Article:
FIG. 14 is a side view of a retaining wall construction in accordance with another embodiment of the invention;

FIG. 14A is a side sectional view which illustrates the steel reinforcing rods in another embodiment of the invention;

FIG. 14B is a front sectional view which illustrates the steel reinforcing rods in a face panel in accordance with the embodiment of the invention shown in FIG. 14A;

FIG. 15 is a side view of a retaining wall construction element according to a further embodiment of the invention which shows the steel reinforcing elements;

FIG. 16 is a front view of the elements shown in FIG. 15 and which shows the steel reinforcing rods disposed therein;

FIG. 17A is a side view of a shear key which includes a pair of U-shaped reinforcing bars;

FIG. 17B is a schematic illustration of the front view of a pair of U-shaped reinforcing rods as used in the embodiment of the invention shown in FIG. 15;

FIG. 18 is a load diagram which illustrates typical lateral earth pressures from two railroad tracks adjacent to a retaining wall construction in accordance with the present invention;

FIG. 19 is a side view of a typical rail facility application; and

FIG. 20 is a perspective view of one embodiment of the invention.

DESCRIPTION OF THE PREFERRED EMBODIMENTS OF THE INVENTION

FIGS. 1, 2, 2A, 2B and 3 show a precast concrete retaining wall construction element 2 in accordance with a first embodiment of the invention. As shown, the element 2 includes a face panel 12 having a height of about 5 feet and a width of about 7½ feet. In a preferred embodiment of the invention, the face panel defines a front face having an area of between about 30 and 40 square feet and preferably about 37½ square feet. The dimensions are based on various considerations including the requirements of the American Railway Engineering and Maintenance Association (AREMA). For example, the lateral pressure required for various installations must be met. In the present case i.e., one that is used for rail facility applications such as grade separation structures, bridge approaches and abutments, slope stabilization etc. each installation must comply with the AREMA requirements and at the same time optimize the value of the installation. For example, dimensions are also based on various considerations including the safety of workers, transportation and manufacturing costs, raw material costs, appearance and loading.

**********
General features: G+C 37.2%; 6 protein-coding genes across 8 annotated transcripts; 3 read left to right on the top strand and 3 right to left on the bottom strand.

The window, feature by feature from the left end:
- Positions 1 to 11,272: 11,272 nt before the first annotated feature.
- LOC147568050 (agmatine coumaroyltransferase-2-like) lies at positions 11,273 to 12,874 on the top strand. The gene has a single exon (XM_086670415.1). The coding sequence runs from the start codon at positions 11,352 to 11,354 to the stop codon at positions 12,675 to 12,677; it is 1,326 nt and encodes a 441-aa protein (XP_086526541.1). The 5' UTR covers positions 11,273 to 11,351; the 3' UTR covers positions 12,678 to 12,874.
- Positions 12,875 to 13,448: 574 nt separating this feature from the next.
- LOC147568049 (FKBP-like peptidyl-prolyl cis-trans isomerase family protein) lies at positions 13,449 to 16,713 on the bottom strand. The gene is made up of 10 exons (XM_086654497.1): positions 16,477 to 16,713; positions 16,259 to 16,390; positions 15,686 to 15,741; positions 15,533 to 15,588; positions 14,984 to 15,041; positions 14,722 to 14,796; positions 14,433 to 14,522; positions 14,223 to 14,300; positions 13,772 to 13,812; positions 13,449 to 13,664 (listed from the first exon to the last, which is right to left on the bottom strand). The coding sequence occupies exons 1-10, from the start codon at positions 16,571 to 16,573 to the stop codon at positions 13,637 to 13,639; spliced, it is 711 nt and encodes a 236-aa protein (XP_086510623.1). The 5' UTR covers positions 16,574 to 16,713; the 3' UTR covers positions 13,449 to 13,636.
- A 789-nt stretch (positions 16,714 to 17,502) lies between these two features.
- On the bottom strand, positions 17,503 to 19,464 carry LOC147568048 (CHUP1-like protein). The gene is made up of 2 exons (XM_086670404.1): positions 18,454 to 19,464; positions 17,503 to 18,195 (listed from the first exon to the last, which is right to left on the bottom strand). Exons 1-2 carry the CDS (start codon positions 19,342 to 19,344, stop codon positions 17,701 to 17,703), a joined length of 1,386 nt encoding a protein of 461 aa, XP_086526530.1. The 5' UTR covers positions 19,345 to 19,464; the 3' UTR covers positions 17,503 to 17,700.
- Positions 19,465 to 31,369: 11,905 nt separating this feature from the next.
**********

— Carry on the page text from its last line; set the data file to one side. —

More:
As illustrated, the element 2 includes an integral stem 14 or embedment beam member which is formed in a generally T-shaped arrangement. The face panel 12 and integral stem 14 which are integrally cast from concrete at a manufacturing site. The face panel 12 also includes a forward wall 16, a rear wall 18, side walls 20, a top wall 21 and a bottom wall 22. An integral cast concrete trapezoidal support member 23 extends rearwardly from the rear wall 18 with its base or widest portion adjacent to the rear wall and its top portion extending into the integral stem 14. As illustrated, the top wall 21 defines a flat surface. Also in this embodiment of the invention, the face panel 12 includes an upper extension above the stem 14 which retains additional fill on the top of an installation.

For railroad applications, a number of considerations call for an upward extension of the face panel as for example, as required to allow an overburden of 2 to 3 feet of soil to provide an obstacle free layer of soil below the tracks and above the integral stems. This 1 to 3 feet layer also accommodates for a 1 to 2 percent grade and for electrical cable for signals.

As shown in the figures, the integral stem 14 is joined to the rear wall 18 of the face panel 12 by means of the trapezoidal support member 23 which reduces stress at the juncture. The integral stem 14 includes an upper wall 25, a bottom wall 26 and side walls 27 and 28. The upper wall 25 and lower wall 26 each define one or more notches 30 and 32 for engagement with a shear key (not shown in FIGS. 1 and 2). The side walls 27 and 28 each include a series of pan inserts 33 or indentations which become filled with compacted soil to help hold the element 2 in place within a soil mass.